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Trump wants credit for 'fastest GDP growth in history.' Here's a reality check.

Analysis: Left unsaid is that the economy is rebounding from its biggest single-quarter drop ever recorded — and it still hasn't fully recovered.
Image: Donald Trump
President Donald Trump arrives for a campaign rally in Lansing, Mich., on Oct. 27, 2020.Evan Vucci / AP

WASHINGTON — In the final sprint to Election Day, President Donald Trump is gearing up to tout an expected surge in third-quarter economic growth as evidence of "the great American comeback" in the hope of snatching another come-from-behind victory.

Trump Facebook ads launched this week but currently set as inactive plug the "FASTEST GDP GROWTH IN HISTORY," with triumphant images of the president. "Thanks to President Trump's bold action and strong leadership the US economy is only going UP!" one of the ads says.

Credit: Facebook and

Trump has also previewed the message on Twitter in recent days, saying the economy is "ready to set new records" and adding: "Big GDP projected." It comes as third-quarter gross domestic product figures are expected to be released Thursday, just five days before the final day of voting in the election.

The number is projected to be historic: Economists expect GDP to increase by about 25 percent to 30 percent. And Trump is likely to take full credit for the growth and use it as his final pitch to persuade voters that the country is fully on the mend with a V-shape recovery.

But the reality is more complicated. The economy was recovering from a 31.4 percent drop in the previous quarter, the worst decline ever recorded, amid mass stay-at-home orders. And experts say the path to fully making up the losses is rocky — particularly with coronavirus case numbers rising faster than ever before in the U.S. and a lack of a stimulus package.

"While the third-quarter bounce in GDP will be a record quarterly gain, it isn't all that impressive, as it follows the collapse in economic activity in the second quarter," said economist Mark Zandi, who added that "even with the third-quarter gain, real GDP will have only recovered about two-thirds of what was lost in the second-quarter free fall."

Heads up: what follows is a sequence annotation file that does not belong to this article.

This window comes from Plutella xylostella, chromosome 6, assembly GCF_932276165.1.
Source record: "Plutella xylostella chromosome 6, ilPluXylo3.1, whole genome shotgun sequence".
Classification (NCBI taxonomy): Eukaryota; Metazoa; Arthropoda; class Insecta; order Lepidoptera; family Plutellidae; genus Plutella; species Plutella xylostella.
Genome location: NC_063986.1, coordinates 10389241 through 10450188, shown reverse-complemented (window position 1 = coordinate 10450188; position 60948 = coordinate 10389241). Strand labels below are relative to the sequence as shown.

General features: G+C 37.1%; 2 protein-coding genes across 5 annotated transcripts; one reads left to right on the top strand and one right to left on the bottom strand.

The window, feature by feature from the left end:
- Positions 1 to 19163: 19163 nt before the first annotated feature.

The economy is poised to grow, as consumer spending was up over the summer, with more people out and about than in the previous months, when the country was largely locked down. Auto and housing markets have also improved as people move out of cities and buy homes and cars to get around instead of take public transportation.

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But a lack of new stimulus from Congress means more people will fall into poverty, more businesses will close and more Americans will get evicted in the coming months. The third-quarter growth was fueled by unemployment checks, small-business loans and direct payments, none of which have been replenished for the fourth quarter.

Democratic presidential nominee Joe Biden has called it a "K-shaped" recovery that's good for upper earners and bad for low-income workers. He has faulted Trump's handling of the pandemic, arguing that the economic fallout would be less severe if he had listened to scientists about public health policy and if he had struck a deal with Congress for additional relief.

“Donald Trump squandered the strong economy he inherited from the Obama-Biden Administration, becoming the worst jobs president since the Great Depression," said Biden campaign spokesman Andrew Bates. He said Trump's refusal to "take the pandemic seriously" means the "economy is stalling out right now as layoffs rise and infections surge."

Americans narrowly approve of Trump's handling of the economy and widely disapprove of his response to the coronavirus, according to polling averages tracked by RealClearPolitics. The economy is a rare issue on which battleground state polls show Trump holding an edge over Biden.

Trump's claims that the economy is ready to be the "best ever" could have a ring of truth for one group of people: college graduates who are comfortably working from home. Those Americans are saving money on commuting, meals and entertainment expenses. Some who are invested in markets have seen their portfolios appreciate as the Federal Reserve buys large amounts of securities.

But millions of Americans remain unemployed, with dim prospects. Many have been unable to pay rent or mortgages. Large numbers of Americans have been laid off or have had their hours reduced. Millions cannot afford to eat as food insecurity rises.

Big businesses are still announcing large layoffs every week. This week, Disney announced more layoffs, and New York's Metropolitan Transit Authority said that without more help, it would cut up to 8,000 jobs in 2021. At the same time, job growth is slowing, and weekly unemployment numbers are still high.

Rising coronavirus case numbers have caused some states to enact more restrictions. And the coming winter could hit small businesses hard, especially restaurants.

Some Republicans doubt that Trump's message will be a game changer.

"With the virus surging again and much of the country still locked down, no one in America is happy with the economy right now — no matter what the statistics say," said Michael Steel, a consultant who worked for Jeb Bush's 2016 presidential campaign and for former House Speaker John Boehner, R-Ohio.